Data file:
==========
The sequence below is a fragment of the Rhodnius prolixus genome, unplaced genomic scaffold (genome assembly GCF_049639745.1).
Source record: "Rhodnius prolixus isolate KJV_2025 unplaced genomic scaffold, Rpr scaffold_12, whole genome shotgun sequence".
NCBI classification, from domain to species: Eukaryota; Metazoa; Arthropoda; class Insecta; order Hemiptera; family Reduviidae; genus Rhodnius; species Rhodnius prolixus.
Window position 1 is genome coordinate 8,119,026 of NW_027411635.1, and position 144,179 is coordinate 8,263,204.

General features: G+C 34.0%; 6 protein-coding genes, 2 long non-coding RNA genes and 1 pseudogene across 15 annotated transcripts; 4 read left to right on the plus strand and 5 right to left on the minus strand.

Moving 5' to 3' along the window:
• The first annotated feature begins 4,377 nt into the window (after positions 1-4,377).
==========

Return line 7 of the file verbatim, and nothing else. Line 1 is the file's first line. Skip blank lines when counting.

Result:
• The first annotated feature begins 4,377 nt into the window (after positions 1-4,377).